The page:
Distributed by: Midway
Reviewed by Ismael Manzano
The Suffering, by Midway, is one of those great shoot-em-up games in the vein of Silent Hill and Resident Evil. The story follows Torque, a man sentenced to die for the murder of his wife and children. It starts off with Torque imprisoned on death row, when suddenly the lights go off and strange, mutated creatures start tearing the inmates and guards apart.
Taking the opportunity provided, Torque escapes his cellblock and tries to make his way out of the prison. You have the choice of either helping the inmates and guards along the way or killing them just for the fun of it. Note, that although there is no good guy/bad guy meter visible, killing the guards or inmates for no reason will affect the ending of the story.
Following Torque in his attempts to escape his fate, you are given hints and glimpses of his past and of the crime that he may or may not have committed to earn him a death sentence. Along the way, you meet two very strange characters that torment you at every turn. One is Hermes, a gas-made wraith of sorts who constantly pops up when you least expect it and Dr. Killjoy, a mad scientist who appears in the form of a film projection, but seems to be talking to you directly.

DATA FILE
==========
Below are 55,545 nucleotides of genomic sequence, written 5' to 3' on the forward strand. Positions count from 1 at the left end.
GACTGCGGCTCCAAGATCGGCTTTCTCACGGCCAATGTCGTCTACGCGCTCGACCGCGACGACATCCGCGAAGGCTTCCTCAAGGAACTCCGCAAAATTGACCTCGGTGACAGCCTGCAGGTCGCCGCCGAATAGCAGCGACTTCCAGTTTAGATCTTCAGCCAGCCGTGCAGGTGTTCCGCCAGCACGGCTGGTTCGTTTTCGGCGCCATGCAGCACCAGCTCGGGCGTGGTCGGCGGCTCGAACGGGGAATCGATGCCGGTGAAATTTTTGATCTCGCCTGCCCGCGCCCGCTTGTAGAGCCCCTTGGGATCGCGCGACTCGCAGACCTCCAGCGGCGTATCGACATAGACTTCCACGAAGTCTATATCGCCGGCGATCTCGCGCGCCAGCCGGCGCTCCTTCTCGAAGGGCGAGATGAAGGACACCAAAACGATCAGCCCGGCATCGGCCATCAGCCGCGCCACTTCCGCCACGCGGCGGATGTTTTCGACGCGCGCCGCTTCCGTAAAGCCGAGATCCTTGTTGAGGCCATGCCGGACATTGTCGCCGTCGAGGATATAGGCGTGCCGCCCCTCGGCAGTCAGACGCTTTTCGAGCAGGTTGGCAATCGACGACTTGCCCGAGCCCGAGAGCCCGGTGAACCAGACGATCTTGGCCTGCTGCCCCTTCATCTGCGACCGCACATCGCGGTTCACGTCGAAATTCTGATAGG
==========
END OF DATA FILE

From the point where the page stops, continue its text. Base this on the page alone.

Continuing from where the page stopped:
As Torque’s past unravels, you get a frightening insight into the mind of a man in an insane world of carnage and impulse. The action is almost nonstop and story line is such that you just can not help but be interested, despite the nagging feeling—that would be your conscience—that this man is not the hero he might appear to be.
Fighting in the game is great. You get a complete array of weapons, from blades to flamethrowers to grenades, to—my personal favorite—the ability to transform into an ungodly beast capable of ripping monsters to shreds with its bare hands. Graphics are also topnotch, and the dark scenery and chilling musical score plays perfectly off of the gore and sudden shocks of the game.
While The Suffering doesn’t play the suspense angle quite as well as the Resident Evil series, it has all the scream and shock value of a grand-A horror flick with a wickedly high budget for special effects. When your friend—a gaming nut—plays a game for twenty minutes and then shuts off the system like it was plagued, vowing never to play that game again because it was too scary, well, that’s when you know you have a winner.
I defy anyone to play this game and not shout at least once. Daytime, nighttime, alone or in a group, you will jump in your seat from this game. The Suffering is a must play for anyone who needs a little release and is sick of morally righteous characters. Also keep an eye out for the much anticipated sequel, The Suffering: Ties That Bind, coming to the PS2 September 26.